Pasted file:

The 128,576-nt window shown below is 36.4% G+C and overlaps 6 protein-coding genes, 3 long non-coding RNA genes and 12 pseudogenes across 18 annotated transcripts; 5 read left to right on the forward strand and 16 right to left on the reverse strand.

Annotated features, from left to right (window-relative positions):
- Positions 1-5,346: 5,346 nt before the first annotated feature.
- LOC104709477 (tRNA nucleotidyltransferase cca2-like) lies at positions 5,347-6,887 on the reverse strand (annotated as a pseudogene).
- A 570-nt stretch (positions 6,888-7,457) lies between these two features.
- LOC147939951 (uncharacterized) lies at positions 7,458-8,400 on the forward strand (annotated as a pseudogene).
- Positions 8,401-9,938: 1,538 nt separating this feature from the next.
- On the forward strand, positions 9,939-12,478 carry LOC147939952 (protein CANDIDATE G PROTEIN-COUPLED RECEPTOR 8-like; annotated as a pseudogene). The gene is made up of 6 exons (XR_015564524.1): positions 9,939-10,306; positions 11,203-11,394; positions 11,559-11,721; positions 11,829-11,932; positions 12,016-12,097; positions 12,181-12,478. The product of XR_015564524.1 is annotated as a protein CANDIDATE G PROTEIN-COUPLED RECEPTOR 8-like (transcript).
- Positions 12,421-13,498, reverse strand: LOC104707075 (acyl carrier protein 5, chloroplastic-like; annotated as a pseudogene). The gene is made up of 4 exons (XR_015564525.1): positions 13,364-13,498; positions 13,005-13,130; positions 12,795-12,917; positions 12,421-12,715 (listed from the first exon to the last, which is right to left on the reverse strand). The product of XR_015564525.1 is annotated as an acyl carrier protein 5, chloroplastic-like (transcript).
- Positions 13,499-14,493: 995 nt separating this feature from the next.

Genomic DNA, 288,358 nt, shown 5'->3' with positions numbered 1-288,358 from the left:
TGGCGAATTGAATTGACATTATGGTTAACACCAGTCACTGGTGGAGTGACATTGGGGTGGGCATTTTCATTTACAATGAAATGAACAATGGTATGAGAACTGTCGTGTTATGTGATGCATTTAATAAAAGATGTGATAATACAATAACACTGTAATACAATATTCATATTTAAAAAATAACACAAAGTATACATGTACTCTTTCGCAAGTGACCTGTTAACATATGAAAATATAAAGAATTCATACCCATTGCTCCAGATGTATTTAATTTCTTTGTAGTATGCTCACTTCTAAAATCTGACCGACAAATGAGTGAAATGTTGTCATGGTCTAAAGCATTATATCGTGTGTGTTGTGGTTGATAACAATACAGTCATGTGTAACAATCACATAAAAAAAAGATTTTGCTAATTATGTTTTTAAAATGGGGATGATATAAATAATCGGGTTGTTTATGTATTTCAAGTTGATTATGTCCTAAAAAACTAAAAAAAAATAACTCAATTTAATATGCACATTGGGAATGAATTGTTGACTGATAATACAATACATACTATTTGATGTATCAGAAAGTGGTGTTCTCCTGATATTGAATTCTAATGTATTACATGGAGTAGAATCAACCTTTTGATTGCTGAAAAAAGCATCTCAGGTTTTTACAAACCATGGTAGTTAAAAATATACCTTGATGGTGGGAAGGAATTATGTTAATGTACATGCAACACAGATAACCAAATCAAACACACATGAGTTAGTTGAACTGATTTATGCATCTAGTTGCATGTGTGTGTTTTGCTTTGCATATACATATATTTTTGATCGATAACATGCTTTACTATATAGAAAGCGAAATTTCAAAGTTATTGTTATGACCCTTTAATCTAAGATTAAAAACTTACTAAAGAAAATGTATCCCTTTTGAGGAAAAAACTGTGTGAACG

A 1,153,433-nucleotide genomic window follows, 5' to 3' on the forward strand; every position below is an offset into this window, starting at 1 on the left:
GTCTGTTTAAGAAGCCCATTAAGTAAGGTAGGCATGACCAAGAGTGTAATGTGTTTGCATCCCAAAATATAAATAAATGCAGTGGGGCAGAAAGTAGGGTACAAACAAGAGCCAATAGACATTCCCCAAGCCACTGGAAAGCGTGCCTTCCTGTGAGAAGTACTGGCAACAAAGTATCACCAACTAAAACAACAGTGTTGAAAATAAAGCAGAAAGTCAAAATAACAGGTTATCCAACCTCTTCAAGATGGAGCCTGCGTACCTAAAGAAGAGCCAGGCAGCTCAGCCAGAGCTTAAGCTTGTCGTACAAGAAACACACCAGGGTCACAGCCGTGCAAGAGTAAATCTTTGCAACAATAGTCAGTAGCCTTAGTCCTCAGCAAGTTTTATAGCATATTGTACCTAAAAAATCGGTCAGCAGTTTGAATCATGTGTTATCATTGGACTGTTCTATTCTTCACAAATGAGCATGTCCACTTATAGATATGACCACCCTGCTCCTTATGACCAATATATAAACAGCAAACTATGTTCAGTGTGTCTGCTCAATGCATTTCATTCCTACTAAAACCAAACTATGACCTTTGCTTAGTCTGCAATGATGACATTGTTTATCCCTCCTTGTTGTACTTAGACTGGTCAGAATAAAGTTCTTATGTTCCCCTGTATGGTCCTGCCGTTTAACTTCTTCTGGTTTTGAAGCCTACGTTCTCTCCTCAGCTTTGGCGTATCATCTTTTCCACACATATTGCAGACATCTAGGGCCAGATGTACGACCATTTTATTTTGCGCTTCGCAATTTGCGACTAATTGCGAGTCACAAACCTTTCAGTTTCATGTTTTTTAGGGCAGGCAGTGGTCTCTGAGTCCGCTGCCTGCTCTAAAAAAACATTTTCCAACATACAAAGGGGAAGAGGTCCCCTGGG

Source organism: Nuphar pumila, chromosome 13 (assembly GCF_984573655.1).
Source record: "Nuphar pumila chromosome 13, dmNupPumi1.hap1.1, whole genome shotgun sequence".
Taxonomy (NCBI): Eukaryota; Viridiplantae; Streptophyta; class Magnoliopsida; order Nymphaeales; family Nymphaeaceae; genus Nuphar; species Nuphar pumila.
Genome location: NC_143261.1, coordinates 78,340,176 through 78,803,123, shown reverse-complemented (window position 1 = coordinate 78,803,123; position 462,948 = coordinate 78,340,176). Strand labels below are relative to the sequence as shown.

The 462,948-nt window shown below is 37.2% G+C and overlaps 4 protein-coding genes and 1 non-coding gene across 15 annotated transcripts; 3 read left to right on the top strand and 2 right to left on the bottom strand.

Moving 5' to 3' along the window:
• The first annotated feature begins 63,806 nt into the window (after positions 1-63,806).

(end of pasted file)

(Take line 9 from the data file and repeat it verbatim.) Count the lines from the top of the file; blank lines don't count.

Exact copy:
- Positions 12,421-13,498, reverse strand: LOC104707075 (acyl carrier protein 5, chloroplastic-like; annotated as a pseudogene). The gene is made up of 4 exons (XR_015564525.1): positions 13,364-13,498; positions 13,005-13,130; positions 12,795-12,917; positions 12,421-12,715 (listed from the first exon to the last, which is right to left on the reverse strand). The product of XR_015564525.1 is annotated as an acyl carrier protein 5, chloroplastic-like (transcript).